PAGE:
Purpose: We tested the hypothesis that the power output attained at the end of a 3-min all-out cycling test would be equivalent to critical power.
Methods: Ten habitually active subjects performed a ramp test, two 3-min all-out tests against a fixed resistance to establish the end-test power (EP) and the work done above the EP (WEP), and five constant-work rate tests to establish the critical power (CP) and the curvature constant parameter (W′) using the work-time and 1/time models.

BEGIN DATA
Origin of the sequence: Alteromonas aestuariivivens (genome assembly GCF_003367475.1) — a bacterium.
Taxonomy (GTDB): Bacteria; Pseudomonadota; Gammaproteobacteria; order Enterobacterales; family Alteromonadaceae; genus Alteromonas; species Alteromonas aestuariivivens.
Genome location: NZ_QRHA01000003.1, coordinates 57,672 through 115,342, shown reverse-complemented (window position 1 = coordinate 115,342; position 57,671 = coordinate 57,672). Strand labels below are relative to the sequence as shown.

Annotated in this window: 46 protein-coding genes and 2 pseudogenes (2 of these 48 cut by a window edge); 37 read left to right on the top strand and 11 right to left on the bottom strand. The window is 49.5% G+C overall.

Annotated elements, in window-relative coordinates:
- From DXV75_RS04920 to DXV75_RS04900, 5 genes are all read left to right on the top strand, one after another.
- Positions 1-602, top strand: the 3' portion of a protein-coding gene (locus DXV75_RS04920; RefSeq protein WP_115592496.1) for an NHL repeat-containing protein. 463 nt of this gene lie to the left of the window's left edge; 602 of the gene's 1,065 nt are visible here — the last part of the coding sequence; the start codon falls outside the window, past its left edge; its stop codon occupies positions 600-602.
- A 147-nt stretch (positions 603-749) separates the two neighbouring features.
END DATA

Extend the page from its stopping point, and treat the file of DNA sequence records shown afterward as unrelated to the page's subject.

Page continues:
Results: The power output in the 3-min trial declined to a steady level within 135 s. The EP was 287 ± 55 W, which was not significantly different from, and highly correlated with, CP (287 ± 56 W; P = 0.37, r = 0.99). The standard error for the estimation of CP using EP was approximately 6 W, and in 8 of 10 cases, EP agreed with CP to within 5 W. Similarly, the WEP derived from the 3-min test (15.0 ± 4.7 kJ) was not significantly different from, and correlated with, W′ (16.0 ± 3.8 kJ; P = 0.35; r = 0.84).
Conclusions: During a 3-min all-out cycling test, power output declined to a stable value in approximately the last 45 s, and this power output was not significantly different from the independently measured critical power.